Lieutenant Colonel Kenneth Reyes came under fire from the Military Religious Freedom Foundation earlier this week for posting a column titled “No Atheists in Foxholes: Chaplains Gave All in World War II” on an Air Force base website.
Serving at the Joint Base Elmendorf-Richardson in Alaska, Reyes was ordered to remove the column from the “Chaplain’s Corner” on the site because it allegedly offended atheist servicemen. The MRFF claimed that 42 airmen had complained and sent a letter on their behalf to the base commander about Reyes’s crime:
In the civilian world, such anti-secular diatribe is protected free speech. Beyond his most obvious failure in upholding regulations through redundant use of the bigoted, religious supremacist phrase, “no atheists in foxholes,” he defiles the dignity of service members by telling them that regardless of their personally held philosophical beliefs they must have faith.
The essay, whose title was drawn from a famous phrase uttered by a priest during a siege in WWII and referred to in a 1954 speech by Eisenhower, was removed from the website after the MRFF contacted Reyes’s superiors. Now the Foundation is seeking to have the chaplain punished for his “faith based hate” and for violating military regulations.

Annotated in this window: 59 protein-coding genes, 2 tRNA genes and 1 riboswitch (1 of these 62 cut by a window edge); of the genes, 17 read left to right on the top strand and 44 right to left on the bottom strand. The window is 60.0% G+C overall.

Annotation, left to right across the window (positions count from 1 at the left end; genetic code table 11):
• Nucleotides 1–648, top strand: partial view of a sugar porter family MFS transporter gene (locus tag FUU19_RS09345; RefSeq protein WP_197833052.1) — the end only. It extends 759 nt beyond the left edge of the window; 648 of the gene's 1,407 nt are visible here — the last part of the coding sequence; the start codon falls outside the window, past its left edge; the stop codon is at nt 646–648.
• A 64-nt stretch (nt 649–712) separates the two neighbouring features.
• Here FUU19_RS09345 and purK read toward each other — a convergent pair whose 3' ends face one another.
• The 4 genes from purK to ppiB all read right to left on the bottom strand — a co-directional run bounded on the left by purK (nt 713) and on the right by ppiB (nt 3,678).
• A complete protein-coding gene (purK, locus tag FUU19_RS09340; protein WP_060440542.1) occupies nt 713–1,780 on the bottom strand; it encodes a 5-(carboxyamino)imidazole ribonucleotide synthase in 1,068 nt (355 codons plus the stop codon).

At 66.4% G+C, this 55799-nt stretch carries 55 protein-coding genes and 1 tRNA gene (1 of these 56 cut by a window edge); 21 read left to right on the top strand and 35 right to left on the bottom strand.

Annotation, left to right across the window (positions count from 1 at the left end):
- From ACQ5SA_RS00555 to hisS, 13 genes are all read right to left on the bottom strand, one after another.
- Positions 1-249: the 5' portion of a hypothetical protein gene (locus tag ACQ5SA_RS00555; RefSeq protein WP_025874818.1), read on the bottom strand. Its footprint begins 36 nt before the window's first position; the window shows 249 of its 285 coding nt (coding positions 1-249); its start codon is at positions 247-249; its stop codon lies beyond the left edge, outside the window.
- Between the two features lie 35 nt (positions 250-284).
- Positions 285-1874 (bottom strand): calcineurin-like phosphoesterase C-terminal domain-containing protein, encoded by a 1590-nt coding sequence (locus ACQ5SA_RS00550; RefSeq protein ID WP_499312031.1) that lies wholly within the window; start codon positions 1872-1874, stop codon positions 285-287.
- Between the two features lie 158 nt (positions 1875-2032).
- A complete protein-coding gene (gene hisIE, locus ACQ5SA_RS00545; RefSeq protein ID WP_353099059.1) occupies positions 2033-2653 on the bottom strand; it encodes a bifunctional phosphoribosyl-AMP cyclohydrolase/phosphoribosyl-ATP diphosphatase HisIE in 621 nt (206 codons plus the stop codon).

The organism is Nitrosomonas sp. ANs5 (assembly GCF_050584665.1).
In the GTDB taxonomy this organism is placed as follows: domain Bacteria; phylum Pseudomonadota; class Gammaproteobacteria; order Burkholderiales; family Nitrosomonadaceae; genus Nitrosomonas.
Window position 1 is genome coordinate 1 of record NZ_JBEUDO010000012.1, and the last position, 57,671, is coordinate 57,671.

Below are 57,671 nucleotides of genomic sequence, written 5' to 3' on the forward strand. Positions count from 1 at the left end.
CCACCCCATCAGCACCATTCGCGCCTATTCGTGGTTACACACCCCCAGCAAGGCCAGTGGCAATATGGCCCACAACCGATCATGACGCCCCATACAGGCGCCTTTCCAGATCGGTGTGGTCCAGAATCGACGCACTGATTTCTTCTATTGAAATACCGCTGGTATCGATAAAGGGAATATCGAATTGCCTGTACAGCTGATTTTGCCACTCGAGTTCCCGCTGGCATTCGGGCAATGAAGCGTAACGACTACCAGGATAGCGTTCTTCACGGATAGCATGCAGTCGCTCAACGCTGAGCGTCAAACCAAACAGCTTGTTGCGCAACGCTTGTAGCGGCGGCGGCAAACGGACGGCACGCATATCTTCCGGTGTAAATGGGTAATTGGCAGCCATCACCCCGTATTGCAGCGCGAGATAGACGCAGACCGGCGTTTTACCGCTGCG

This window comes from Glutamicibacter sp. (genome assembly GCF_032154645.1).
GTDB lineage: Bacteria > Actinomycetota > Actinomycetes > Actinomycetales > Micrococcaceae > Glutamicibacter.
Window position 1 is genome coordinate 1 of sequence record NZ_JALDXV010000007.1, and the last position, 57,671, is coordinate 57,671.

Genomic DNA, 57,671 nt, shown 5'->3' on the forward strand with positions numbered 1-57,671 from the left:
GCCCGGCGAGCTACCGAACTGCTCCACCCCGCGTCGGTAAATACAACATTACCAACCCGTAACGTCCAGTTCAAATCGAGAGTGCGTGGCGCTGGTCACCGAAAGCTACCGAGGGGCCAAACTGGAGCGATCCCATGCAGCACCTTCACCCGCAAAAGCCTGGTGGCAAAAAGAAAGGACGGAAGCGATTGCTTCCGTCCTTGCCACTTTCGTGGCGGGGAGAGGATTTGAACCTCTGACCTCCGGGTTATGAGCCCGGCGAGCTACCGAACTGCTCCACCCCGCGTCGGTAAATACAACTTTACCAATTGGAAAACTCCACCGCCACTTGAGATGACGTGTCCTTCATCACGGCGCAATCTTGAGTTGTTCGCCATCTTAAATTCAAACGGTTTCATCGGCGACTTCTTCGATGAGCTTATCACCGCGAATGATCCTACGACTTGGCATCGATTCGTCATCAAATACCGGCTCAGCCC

No such regulation seems to exist that would merit censoring Reyes, and his column (which, for the record, did not attack non-believers) should be protected by the First Amendment. The MRFF is essentially “saying that the coercive power of government must be used to punish a military office, who is also an ordained Christian minister, for making ordinary religious references consistent with his faith,” according to Breitbart.
Everyone expresses some form of faith every day, whether it is religious or secular.
Some express faith by believing when they get up in the morning they will arrive at work in one piece, thankful they have been given another opportunity to enjoy the majesty of the day; or express relief the doctor’s results were negative.